Players’ association founded by Novak Djokovic releases statement on vaccine saga

Novak Djokovic's mother: Australia keeping him prisoner

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The Professional Tennis Players Association has spoken out amid Novak Djokovic’s medical exemption saga. The world No 1 co-founded the association with Canadian tennis player Vasek Pospisil in 2020. Djokovic flew to Melbourne to compete in the Australian Open after receiving a medical exemption but had his visa cancelled upon arrival, and now awaits the result of an appeal hearing on Monday.

Djokovic had been in doubt for the Australian Open after tournament organisers confirmed all players needed to be fully vaccinated to compete but following months of speculation, announced his participation on Tuesday.

Alongside a photo of himself at the airport, the nine-time Aussie Open champion took to Instagram to announce he was flying to Melbourne after receiving “an exemption permission”, later confirmed by Tennis Australia who said he “applied for a medical exemption which was granted following a rigorous review process involving two separate independent panels of medical experts.”

While the world No 1 was mid-air on his way Down Under, Australian border officials found an “issue” with his visa, as it was reported a member of Djokovic’s team had applied for the “wrong type” which did not cover medical exemptions.

It meant that Djokovic was taken to an airport room by Border Force when landing in Melbourne late on Wednesday, questioned overnight.

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The 20-time Grand Slam champion was said to be entering the country on the grounds that he had recovered from Covid-19 infection in the last six months – the reason for his medical exemption granted by Tennis Australia – but this was rejected by border officials.

Djokovic provided “minimal” evidence for his exemption, supported by just one doctor, when asked by both border officials and the Victorian government who wanted more proof.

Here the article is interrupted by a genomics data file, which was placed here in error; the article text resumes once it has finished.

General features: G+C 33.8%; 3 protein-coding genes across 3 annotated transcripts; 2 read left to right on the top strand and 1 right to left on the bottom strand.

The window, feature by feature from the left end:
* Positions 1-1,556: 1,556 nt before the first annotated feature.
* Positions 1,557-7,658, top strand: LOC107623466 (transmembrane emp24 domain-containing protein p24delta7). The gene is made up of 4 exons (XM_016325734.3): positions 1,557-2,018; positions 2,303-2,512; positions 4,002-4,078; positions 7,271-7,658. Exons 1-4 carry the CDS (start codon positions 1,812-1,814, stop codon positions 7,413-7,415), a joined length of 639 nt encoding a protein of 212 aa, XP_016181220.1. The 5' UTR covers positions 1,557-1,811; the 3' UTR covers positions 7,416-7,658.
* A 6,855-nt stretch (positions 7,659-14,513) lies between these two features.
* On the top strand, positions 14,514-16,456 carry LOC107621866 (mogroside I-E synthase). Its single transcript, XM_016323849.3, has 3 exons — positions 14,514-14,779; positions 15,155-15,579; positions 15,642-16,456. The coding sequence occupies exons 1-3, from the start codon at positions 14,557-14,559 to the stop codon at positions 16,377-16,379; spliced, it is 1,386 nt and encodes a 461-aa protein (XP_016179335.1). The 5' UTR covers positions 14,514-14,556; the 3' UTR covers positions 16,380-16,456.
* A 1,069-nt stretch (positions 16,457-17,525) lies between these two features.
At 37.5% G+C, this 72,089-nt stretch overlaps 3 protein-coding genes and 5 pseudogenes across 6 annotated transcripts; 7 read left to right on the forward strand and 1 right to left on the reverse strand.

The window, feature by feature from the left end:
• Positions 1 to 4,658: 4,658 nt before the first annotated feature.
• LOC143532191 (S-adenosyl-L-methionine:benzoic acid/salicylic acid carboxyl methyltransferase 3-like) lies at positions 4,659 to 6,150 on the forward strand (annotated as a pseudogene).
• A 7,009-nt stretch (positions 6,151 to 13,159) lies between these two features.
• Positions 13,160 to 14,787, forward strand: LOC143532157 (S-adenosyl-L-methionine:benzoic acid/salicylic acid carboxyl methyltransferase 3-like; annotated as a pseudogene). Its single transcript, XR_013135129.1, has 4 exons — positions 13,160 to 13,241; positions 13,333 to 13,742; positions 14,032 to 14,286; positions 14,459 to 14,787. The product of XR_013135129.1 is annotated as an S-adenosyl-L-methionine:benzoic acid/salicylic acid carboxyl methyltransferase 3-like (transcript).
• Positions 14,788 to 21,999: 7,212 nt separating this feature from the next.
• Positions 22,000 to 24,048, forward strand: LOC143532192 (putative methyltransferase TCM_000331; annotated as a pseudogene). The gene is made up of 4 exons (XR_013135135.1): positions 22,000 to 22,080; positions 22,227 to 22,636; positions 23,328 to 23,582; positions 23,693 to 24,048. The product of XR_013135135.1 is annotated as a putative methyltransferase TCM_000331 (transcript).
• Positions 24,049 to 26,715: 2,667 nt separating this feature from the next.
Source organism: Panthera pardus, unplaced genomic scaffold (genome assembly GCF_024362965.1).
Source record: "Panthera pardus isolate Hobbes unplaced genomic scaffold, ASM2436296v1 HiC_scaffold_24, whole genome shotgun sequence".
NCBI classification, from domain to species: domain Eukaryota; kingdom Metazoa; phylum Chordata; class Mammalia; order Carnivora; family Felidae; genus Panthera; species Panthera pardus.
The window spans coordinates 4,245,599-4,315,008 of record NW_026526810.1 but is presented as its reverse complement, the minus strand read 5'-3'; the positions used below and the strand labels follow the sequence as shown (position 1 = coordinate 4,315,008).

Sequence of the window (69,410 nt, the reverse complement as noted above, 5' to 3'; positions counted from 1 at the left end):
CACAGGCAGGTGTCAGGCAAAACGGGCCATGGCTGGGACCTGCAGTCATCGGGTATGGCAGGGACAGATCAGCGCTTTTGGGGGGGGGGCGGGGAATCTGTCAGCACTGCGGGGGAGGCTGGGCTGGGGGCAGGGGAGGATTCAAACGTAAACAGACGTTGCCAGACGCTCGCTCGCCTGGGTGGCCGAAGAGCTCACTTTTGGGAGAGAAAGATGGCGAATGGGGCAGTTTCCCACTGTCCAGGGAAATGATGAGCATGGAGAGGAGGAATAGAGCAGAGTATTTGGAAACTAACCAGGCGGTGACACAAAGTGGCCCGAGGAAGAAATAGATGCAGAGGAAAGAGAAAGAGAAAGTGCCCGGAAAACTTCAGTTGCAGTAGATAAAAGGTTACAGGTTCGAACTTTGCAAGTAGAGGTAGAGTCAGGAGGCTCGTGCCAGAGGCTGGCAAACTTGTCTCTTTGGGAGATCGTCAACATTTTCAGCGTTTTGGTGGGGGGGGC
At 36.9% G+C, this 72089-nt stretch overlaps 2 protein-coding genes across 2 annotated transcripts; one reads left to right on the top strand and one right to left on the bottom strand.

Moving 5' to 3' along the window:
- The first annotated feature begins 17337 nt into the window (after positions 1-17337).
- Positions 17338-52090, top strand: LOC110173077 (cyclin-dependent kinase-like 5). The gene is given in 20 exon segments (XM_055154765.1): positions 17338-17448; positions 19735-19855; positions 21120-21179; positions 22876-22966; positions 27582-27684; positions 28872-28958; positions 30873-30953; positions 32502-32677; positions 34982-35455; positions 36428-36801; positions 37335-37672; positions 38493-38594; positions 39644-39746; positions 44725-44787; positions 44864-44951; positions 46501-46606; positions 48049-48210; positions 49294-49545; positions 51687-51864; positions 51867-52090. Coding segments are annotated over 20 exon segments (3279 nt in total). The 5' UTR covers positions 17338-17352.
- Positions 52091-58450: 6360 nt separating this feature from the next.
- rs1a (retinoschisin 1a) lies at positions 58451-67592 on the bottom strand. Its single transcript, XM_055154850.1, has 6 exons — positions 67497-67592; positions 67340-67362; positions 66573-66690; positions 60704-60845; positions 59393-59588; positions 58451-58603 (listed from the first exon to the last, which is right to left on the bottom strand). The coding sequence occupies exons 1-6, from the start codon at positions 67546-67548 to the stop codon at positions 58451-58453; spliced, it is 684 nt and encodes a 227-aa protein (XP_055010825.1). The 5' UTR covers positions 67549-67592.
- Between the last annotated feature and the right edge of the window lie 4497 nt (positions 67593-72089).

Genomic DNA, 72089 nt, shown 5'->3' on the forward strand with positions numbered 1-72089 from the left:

It resulted in his visa being cancelled on Thursday morning, as border officials announced: ““The ABF can confirm that Mr Djokovic failed to provide appropriate evidence to meet the entry requirements to Australia, and his visa has been subsequently cancelled.

“Non-citizens who do not hold a valid visa on entry or who have had their visa cancelled will be detained and removed from Australia.”

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The 34-year-old was set to be deported but his lawyers appealed the decision, and Djokovic is now in quarantine in Melbourne’s Park Hotel until Monday, when the hearing will resume at 10am local time.

The Professional Tennis Players Association has now released a statement regarding the world No 1’s medical exemption and visa issues.

The PTPA was co-founded by Djokovic himself, alongside fellow tennis player Vasek Pospisil during the US Open in 2020, as they aimed to “provide players with a self-governance structure that is independent from the ATP and is directly responsive to player-members needs and concerns.”

The Association, governed by a board of nine trustees, addressed Djokovic’s situation on Friday and said: “The Professional Tennis Players Association (PTPA) has been diligently monitoring the detainment of professional tennis player Novak Djokovic by the Australian Government.

“The PTPA has been in close contact with Mr. Djokovic, his family and legal counsel, government officials, and Australian Open leadership.”

They also confirmed that Djokovic said he would be commenting on his “detainment” himself in due course.

The statement continued: “Mr. Djokovic has verified his well-being to us. He has also requested that we allow him to personally share the facts of his detainment in his own words. and in his own time.

“With the utmost respect for all personal views on vaccinations, vaccinated athletes and unvaccinated athletes (with an approved medical exemption) should both be afforded the freedom to compete.

“We will continue to support and advocate for our members, and all players, in a manner that is acceptable to them.

“On the Serbian Orthodox Christmas Eve, we are grateful Mr. Djokovic is safe and we are able to communicate with him. We will continue to monitor his health, safety, and well-being. We look forward to his time back on the court.”

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